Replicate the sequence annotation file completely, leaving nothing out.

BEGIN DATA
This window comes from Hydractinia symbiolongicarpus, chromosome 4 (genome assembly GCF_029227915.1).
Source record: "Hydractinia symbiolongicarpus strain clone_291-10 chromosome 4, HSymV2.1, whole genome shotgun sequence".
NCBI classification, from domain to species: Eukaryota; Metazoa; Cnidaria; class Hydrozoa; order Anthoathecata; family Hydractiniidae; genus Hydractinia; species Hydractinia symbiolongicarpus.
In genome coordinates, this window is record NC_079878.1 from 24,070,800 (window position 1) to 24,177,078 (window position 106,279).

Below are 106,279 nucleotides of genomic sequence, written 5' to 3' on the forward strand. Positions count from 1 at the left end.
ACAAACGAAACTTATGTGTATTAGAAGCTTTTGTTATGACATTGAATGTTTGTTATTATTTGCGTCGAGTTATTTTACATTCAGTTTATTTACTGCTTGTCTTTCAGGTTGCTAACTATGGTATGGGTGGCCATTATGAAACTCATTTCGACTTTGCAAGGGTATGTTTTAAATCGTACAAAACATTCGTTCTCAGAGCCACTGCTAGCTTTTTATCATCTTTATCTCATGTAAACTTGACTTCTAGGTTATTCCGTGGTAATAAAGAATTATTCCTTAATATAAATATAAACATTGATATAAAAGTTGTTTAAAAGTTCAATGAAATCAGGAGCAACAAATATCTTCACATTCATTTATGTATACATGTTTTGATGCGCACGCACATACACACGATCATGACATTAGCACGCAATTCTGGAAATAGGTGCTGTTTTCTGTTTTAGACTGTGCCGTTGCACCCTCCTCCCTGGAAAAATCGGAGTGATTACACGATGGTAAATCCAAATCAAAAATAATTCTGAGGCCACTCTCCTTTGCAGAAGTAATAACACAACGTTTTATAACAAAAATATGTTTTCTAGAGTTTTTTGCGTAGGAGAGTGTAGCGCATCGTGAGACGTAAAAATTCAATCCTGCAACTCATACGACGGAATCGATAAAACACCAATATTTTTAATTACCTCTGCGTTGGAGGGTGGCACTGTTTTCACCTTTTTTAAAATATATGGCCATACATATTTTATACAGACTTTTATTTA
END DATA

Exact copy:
This window comes from Hydractinia symbiolongicarpus, chromosome 4 (genome assembly GCF_029227915.1).
Source record: "Hydractinia symbiolongicarpus strain clone_291-10 chromosome 4, HSymV2.1, whole genome shotgun sequence".
NCBI classification, from domain to species: Eukaryota; Metazoa; Cnidaria; class Hydrozoa; order Anthoathecata; family Hydractiniidae; genus Hydractinia; species Hydractinia symbiolongicarpus.
In genome coordinates, this window is record NC_079878.1 from 24,070,800 (window position 1) to 24,177,078 (window position 106,279).

Below are 106,279 nucleotides of genomic sequence, written 5' to 3' on the forward strand. Positions count from 1 at the left end.
ACAAACGAAACTTATGTGTATTAGAAGCTTTTGTTATGACATTGAATGTTTGTTATTATTTGCGTCGAGTTATTTTACATTCAGTTTATTTACTGCTTGTCTTTCAGGTTGCTAACTATGGTATGGGTGGCCATTATGAAACTCATTTCGACTTTGCAAGGGTATGTTTTAAATCGTACAAAACATTCGTTCTCAGAGCCACTGCTAGCTTTTTATCATCTTTATCTCATGTAAACTTGACTTCTAGGTTATTCCGTGGTAATAAAGAATTATTCCTTAATATAAATATAAACATTGATATAAAAGTTGTTTAAAAGTTCAATGAAATCAGGAGCAACAAATATCTTCACATTCATTTATGTATACATGTTTTGATGCGCACGCACATACACACGATCATGACATTAGCACGCAATTCTGGAAATAGGTGCTGTTTTCTGTTTTAGACTGTGCCGTTGCACCCTCCTCCCTGGAAAAATCGGAGTGATTACACGATGGTAAATCCAAATCAAAAATAATTCTGAGGCCACTCTCCTTTGCAGAAGTAATAACACAACGTTTTATAACAAAAATATGTTTTCTAGAGTTTTTTGCGTAGGAGAGTGTAGCGCATCGTGAGACGTAAAAATTCAATCCTGCAACTCATACGACGGAATCGATAAAACACCAATATTTTTAATTACCTCTGCGTTGGAGGGTGGCACTGTTTTCACCTTTTTTAAAATATATGGCCATACATATTTTATACAGACTTTTATTTA